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Dirty code? If it works, leave it says Thoughtworks CTO
Only change what you really need to
Dirty code is a fact of life, and working out which software really needs changing and leaving the rest will help many IT organizations gain at least some of the benefits of going Agile, ThoughtWorks’ CTO told the Continuous Lifecycle conference today.
Keynote speeches at software conferences often paint grand visions for development nirvana, which might make sense if you’re building systems in a green field or can simply declare IT year zero.
But Dr Rebecca Parsons said that few organizations were really able to kick off with a clean sheet.
She said her career has spanned academia and the “real world.”
She put software quality at the top of a list of actions to ensure that companies can adopt agile methodologies. This would allow them to perform more “experiments” or make more bets that would get features to users more quickly, and contribute to their firms’ longer-term survival, rather than relying on five-year plans that will be rapidly overtaken by real-world events.
But, she said, this still had to be done from a pragmatic standpoint: “The academic in me would love to say no dirty code should ever exist and everybody should be on a mission to get rid of all dirty code ... I would love to be able to say that, but I can’t ... but we do have to take software quality into account because bad code is harder to change.”
She said this meant at least starting to build “evolvability” into code, which meant “having the system be easy to change, regardless of how you need to change it. Because if you’ve made something adaptable and you need to change it this way, all of the work you’ve put in on this [other] dimension is wasted.
“The single most important [metric for success] we’ve found is readability and understandability. If you can understand a piece of code, it’s much easier to change.”
When dealing with existing systems, she said, you should check the source control log, but also talk to business users to see what their plans were – and to operations, support and other departments to find where the problems were. “And then compare all of those different lists.”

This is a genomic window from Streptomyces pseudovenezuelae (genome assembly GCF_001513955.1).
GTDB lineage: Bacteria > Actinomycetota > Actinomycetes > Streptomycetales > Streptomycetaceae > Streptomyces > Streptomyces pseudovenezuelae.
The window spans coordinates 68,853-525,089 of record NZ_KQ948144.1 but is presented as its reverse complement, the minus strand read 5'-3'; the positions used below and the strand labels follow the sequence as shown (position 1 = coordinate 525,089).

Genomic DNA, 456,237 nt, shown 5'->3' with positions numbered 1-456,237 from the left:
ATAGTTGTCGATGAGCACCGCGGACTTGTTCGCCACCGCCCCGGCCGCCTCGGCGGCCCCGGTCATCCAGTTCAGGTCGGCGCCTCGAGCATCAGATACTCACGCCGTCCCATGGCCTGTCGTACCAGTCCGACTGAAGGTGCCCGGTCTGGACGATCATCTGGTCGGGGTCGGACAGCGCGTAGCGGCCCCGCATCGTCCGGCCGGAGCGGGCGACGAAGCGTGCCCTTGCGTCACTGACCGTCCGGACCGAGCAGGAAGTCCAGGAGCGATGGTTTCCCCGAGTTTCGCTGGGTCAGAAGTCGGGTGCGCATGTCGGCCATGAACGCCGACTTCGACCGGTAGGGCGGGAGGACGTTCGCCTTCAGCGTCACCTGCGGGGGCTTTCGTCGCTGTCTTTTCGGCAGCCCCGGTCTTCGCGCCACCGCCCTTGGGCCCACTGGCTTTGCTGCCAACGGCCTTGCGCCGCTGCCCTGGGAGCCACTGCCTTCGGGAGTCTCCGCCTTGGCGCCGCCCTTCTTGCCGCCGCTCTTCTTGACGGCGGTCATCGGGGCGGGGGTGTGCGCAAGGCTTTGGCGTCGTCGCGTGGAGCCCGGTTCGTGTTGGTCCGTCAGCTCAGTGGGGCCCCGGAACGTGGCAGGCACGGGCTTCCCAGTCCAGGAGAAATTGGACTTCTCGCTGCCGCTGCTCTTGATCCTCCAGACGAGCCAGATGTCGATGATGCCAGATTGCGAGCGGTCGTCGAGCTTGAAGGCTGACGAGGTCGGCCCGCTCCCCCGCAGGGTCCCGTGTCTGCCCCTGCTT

“You might have a complete disaster in code ... that hasn’t been touched in four years, that is actually working pretty well now finally, even if it is being held together with duct tape and baling wire. And hopefully by the time I have to change it, it’ll be so far out of date that I can throw it away.”
“The purist in me would like to say you still need to clean it up because it’s terrible. The pragmatist says ignore it, it’ll go away. I want to focus my attention on the things that are changing, or are contributing to current instability, or operations having a tough time. Look for those places and focus your attention on making those places understandable – so you can start understanding the changes you’re going to make.”
This fits in with a world where lowly IT functionaries could not hold up change anymore, but where businesses were demanding systems work the way the business did, she argued.
Parsons added that after years of IT being seen as a cost center, where costs had to be squeezed out and standardization imposed, businesses were now demanding they support experimentation and innovation. IT departments had to be able to experiment, and those experiments had to be allowed to fail – sometimes, at least.
“It’s not OK to be stupid,” she said. “It is OK to try something that has a good chance of success ... and you test that out in the market and it doesn’t work.” ®